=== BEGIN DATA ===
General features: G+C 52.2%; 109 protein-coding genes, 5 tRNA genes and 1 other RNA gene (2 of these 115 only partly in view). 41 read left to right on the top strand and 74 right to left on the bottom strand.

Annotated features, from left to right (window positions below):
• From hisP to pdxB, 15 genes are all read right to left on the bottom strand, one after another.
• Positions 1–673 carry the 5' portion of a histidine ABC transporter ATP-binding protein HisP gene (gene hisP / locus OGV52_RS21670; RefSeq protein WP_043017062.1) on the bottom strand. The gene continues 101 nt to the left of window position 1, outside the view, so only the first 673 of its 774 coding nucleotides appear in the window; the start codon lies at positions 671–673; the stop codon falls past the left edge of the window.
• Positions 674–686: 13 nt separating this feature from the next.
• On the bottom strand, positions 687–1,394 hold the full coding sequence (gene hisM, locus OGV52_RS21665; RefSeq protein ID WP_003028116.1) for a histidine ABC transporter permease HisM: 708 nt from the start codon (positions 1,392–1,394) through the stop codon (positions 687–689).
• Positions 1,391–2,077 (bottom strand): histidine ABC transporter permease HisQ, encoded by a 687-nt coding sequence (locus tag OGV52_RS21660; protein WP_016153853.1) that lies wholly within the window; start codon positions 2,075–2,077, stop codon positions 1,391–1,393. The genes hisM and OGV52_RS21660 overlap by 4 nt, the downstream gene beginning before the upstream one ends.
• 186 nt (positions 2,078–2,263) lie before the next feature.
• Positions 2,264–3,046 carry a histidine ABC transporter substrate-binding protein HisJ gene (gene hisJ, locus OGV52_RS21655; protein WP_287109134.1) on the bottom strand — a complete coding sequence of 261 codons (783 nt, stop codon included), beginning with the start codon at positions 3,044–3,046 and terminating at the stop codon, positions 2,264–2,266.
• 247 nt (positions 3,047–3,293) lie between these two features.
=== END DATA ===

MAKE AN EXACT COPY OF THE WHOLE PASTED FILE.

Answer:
General features: G+C 52.2%; 109 protein-coding genes, 5 tRNA genes and 1 other RNA gene (2 of these 115 only partly in view). 41 read left to right on the top strand and 74 right to left on the bottom strand.

Annotated features, from left to right (window positions below):
• From hisP to pdxB, 15 genes are all read right to left on the bottom strand, one after another.
• Positions 1–673 carry the 5' portion of a histidine ABC transporter ATP-binding protein HisP gene (gene hisP / locus OGV52_RS21670; RefSeq protein WP_043017062.1) on the bottom strand. The gene continues 101 nt to the left of window position 1, outside the view, so only the first 673 of its 774 coding nucleotides appear in the window; the start codon lies at positions 671–673; the stop codon falls past the left edge of the window.
• Positions 674–686: 13 nt separating this feature from the next.
• On the bottom strand, positions 687–1,394 hold the full coding sequence (gene hisM, locus OGV52_RS21665; RefSeq protein ID WP_003028116.1) for a histidine ABC transporter permease HisM: 708 nt from the start codon (positions 1,392–1,394) through the stop codon (positions 687–689).
• Positions 1,391–2,077 (bottom strand): histidine ABC transporter permease HisQ, encoded by a 687-nt coding sequence (locus tag OGV52_RS21660; protein WP_016153853.1) that lies wholly within the window; start codon positions 2,075–2,077, stop codon positions 1,391–1,393. The genes hisM and OGV52_RS21660 overlap by 4 nt, the downstream gene beginning before the upstream one ends.
• 186 nt (positions 2,078–2,263) lie before the next feature.
• Positions 2,264–3,046 carry a histidine ABC transporter substrate-binding protein HisJ gene (gene hisJ, locus OGV52_RS21655; protein WP_287109134.1) on the bottom strand — a complete coding sequence of 261 codons (783 nt, stop codon included), beginning with the start codon at positions 3,044–3,046 and terminating at the stop codon, positions 2,264–2,266.
• 247 nt (positions 3,047–3,293) lie between these two features.